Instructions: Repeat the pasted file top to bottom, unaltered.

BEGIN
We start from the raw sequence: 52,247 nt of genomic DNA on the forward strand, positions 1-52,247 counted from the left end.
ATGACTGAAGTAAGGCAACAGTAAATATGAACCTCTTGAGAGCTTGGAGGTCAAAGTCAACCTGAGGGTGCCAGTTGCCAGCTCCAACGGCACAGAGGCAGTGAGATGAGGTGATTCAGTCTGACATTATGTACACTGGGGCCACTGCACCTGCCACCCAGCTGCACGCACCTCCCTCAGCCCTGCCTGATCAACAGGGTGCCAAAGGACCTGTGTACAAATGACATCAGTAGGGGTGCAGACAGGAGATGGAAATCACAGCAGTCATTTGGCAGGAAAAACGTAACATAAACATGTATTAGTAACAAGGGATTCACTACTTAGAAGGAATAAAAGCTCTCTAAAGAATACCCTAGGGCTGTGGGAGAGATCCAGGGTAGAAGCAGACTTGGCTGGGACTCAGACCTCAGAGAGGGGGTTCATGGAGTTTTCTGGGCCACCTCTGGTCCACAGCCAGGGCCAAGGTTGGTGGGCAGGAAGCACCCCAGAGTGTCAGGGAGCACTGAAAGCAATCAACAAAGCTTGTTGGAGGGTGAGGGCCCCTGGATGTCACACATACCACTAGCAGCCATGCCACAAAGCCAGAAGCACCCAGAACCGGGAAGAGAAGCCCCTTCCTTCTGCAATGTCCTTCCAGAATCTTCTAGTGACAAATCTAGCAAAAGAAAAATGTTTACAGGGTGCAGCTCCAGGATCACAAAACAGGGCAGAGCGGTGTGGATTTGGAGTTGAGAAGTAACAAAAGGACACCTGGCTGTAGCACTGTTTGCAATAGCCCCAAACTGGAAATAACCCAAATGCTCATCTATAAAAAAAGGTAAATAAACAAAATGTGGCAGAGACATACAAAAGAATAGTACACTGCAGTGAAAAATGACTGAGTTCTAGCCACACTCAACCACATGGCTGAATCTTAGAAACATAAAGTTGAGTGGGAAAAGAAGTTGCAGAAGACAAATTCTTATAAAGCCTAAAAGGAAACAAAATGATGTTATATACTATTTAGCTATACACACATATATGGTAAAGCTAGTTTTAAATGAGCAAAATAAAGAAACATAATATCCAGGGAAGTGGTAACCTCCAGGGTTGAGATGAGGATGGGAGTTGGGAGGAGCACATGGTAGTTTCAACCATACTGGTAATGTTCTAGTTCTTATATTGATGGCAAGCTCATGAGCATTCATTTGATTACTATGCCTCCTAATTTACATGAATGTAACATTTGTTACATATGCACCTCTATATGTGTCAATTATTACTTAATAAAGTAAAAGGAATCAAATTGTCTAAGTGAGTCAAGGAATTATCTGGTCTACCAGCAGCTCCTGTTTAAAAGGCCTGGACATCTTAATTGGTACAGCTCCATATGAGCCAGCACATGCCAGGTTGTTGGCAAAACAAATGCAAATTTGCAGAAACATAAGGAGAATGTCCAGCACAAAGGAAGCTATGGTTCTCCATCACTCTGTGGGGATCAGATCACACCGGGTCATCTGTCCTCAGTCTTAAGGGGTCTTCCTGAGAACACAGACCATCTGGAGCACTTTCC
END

We start from the raw sequence: 52,247 nt of genomic DNA on the forward strand, positions 1-52,247 counted from the left end.
ATGACTGAAGTAAGGCAACAGTAAATATGAACCTCTTGAGAGCTTGGAGGTCAAAGTCAACCTGAGGGTGCCAGTTGCCAGCTCCAACGGCACAGAGGCAGTGAGATGAGGTGATTCAGTCTGACATTATGTACACTGGGGCCACTGCACCTGCCACCCAGCTGCACGCACCTCCCTCAGCCCTGCCTGATCAACAGGGTGCCAAAGGACCTGTGTACAAATGACATCAGTAGGGGTGCAGACAGGAGATGGAAATCACAGCAGTCATTTGGCAGGAAAAACGTAACATAAACATGTATTAGTAACAAGGGATTCACTACTTAGAAGGAATAAAAGCTCTCTAAAGAATACCCTAGGGCTGTGGGAGAGATCCAGGGTAGAAGCAGACTTGGCTGGGACTCAGACCTCAGAGAGGGGGTTCATGGAGTTTTCTGGGCCACCTCTGGTCCACAGCCAGGGCCAAGGTTGGTGGGCAGGAAGCACCCCAGAGTGTCAGGGAGCACTGAAAGCAATCAACAAAGCTTGTTGGAGGGTGAGGGCCCCTGGATGTCACACATACCACTAGCAGCCATGCCACAAAGCCAGAAGCACCCAGAACCGGGAAGAGAAGCCCCTTCCTTCTGCAATGTCCTTCCAGAATCTTCTAGTGACAAATCTAGCAAAAGAAAAATGTTTACAGGGTGCAGCTCCAGGATCACAAAACAGGGCAGAGCGGTGTGGATTTGGAGTTGAGAAGTAACAAAAGGACACCTGGCTGTAGCACTGTTTGCAATAGCCCCAAACTGGAAATAACCCAAATGCTCATCTATAAAAAAAGGTAAATAAACAAAATGTGGCAGAGACATACAAAAGAATAGTACACTGCAGTGAAAAATGACTGAGTTCTAGCCACACTCAACCACATGGCTGAATCTTAGAAACATAAAGTTGAGTGGGAAAAGAAGTTGCAGAAGACAAATTCTTATAAAGCCTAAAAGGAAACAAAATGATGTTATATACTATTTAGCTATACACACATATATGGTAAAGCTAGTTTTAAATGAGCAAAATAAAGAAACATAATATCCAGGGAAGTGGTAACCTCCAGGGTTGAGATGAGGATGGGAGTTGGGAGGAGCACATGGTAGTTTCAACCATACTGGTAATGTTCTAGTTCTTATATTGATGGCAAGCTCATGAGCATTCATTTGATTACTATGCCTCCTAATTTACATGAATGTAACATTTGTTACATATGCACCTCTATATGTGTCAATTATTACTTAATAAAGTAAAAGGAATCAAATTGTCTAAGTGAGTCAAGGAATTATCTGGTCTACCAGCAGCTCCTGTTTAAAAGGCCTGGACATCTTAATTGGTACAGCTCCATATGAGCCAGCACATGCCAGGTTGTTGGCAAAACAAATGCAAATTTGCAGAAACATAAGGAGAATGTCCAGCACAAAGGAAGCTATGGTTCTCCATCACTCTGTGGGGATCAGATCACACCGGGTCATCTGTCCTCAGTCTTAAGGGGTCTTCCTGAGAACACAGACCATCTGGAGCACTTTCC